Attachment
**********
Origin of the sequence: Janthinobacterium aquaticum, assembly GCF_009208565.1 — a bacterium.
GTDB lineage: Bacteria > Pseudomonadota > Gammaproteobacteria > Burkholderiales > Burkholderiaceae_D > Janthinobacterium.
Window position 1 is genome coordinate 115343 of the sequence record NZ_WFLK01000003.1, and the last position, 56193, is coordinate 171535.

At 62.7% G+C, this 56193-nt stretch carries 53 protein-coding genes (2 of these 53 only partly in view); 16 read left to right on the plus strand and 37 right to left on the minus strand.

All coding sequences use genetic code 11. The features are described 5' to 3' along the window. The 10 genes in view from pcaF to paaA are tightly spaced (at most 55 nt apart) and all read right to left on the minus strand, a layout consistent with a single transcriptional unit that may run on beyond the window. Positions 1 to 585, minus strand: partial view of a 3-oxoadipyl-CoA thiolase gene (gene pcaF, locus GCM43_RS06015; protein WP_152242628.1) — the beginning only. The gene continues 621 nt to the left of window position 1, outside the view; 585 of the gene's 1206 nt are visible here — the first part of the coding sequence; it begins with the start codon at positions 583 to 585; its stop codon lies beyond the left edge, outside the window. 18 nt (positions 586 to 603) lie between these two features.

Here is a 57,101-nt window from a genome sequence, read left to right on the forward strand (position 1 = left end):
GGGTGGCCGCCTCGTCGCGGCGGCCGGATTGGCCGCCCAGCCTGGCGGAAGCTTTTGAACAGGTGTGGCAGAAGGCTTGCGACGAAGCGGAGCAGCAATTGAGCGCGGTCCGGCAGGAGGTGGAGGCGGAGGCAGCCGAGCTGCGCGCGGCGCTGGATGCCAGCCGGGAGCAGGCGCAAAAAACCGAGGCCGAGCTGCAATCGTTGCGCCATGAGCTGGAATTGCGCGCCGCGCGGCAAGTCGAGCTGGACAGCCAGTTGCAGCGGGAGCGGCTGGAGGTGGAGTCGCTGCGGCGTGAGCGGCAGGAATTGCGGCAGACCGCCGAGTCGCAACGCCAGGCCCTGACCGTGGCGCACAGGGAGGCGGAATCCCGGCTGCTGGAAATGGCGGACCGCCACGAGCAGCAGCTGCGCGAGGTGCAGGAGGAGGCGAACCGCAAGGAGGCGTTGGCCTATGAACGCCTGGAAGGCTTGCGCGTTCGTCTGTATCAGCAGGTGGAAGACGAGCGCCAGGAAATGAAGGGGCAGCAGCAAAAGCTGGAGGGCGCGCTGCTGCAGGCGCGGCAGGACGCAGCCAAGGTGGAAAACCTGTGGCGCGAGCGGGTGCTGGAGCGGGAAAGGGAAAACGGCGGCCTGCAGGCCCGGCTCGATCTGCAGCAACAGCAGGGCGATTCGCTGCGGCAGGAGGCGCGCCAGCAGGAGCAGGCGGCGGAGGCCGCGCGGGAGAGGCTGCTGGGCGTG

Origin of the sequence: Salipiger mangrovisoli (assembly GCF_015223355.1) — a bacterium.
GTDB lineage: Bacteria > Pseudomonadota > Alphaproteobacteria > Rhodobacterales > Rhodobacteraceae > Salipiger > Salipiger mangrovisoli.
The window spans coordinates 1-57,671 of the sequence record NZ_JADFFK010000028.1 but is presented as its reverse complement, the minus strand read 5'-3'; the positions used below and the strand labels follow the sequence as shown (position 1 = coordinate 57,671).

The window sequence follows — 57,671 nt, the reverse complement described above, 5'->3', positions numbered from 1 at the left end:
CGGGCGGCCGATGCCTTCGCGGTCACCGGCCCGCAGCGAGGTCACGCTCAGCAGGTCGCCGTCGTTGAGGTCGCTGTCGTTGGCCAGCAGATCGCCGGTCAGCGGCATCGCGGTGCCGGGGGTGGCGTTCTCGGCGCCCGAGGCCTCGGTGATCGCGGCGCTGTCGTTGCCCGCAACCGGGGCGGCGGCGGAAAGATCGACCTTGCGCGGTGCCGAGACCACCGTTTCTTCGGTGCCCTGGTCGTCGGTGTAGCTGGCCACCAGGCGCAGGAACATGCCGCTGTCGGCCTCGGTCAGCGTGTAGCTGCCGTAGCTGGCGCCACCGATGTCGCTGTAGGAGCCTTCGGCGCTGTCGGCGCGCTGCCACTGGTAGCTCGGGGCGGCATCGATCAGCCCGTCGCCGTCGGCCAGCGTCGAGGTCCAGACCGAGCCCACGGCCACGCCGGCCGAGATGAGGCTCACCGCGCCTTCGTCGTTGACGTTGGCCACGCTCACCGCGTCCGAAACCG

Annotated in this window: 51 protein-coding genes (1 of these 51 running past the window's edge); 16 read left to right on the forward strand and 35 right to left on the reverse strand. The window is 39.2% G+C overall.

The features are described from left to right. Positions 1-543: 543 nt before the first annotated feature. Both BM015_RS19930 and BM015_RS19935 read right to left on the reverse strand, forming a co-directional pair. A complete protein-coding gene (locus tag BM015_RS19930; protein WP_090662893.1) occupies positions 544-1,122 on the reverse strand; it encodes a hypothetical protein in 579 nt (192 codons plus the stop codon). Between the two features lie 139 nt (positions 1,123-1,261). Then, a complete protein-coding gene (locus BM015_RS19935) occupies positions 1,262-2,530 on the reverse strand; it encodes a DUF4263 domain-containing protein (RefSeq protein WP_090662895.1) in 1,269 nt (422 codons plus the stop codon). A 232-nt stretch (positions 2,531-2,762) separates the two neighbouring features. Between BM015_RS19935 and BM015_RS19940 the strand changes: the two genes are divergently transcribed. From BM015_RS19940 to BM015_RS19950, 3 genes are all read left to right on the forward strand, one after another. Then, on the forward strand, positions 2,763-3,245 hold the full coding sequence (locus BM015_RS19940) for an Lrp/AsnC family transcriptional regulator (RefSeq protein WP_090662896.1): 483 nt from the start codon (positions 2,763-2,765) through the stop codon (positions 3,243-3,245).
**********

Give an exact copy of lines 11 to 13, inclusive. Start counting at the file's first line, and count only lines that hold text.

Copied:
The window sequence follows — 57,671 nt, the reverse complement described above, 5'->3', positions numbered from 1 at the left end:
CGGGCGGCCGATGCCTTCGCGGTCACCGGCCCGCAGCGAGGTCACGCTCAGCAGGTCGCCGTCGTTGAGGTCGCTGTCGTTGGCCAGCAGATCGCCGGTCAGCGGCATCGCGGTGCCGGGGGTGGCGTTCTCGGCGCCCGAGGCCTCGGTGATCGCGGCGCTGTCGTTGCCCGCAACCGGGGCGGCGGCGGAAAGATCGACCTTGCGCGGTGCCGAGACCACCGTTTCTTCGGTGCCCTGGTCGTCGGTGTAGCTGGCCACCAGGCGCAGGAACATGCCGCTGTCGGCCTCGGTCAGCGTGTAGCTGCCGTAGCTGGCGCCACCGATGTCGCTGTAGGAGCCTTCGGCGCTGTCGGCGCGCTGCCACTGGTAGCTCGGGGCGGCATCGATCAGCCCGTCGCCGTCGGCCAGCGTCGAGGTCCAGACCGAGCCCACGGCCACGCCGGCCGAGATGAGGCTCACCGCGCCTTCGTCGTTGACGTTGGCCACGCTCACCGCGTCCGAAACCG

Annotated in this window: 51 protein-coding genes (1 of these 51 running past the window's edge); 16 read left to right on the forward strand and 35 right to left on the reverse strand. The window is 39.2% G+C overall.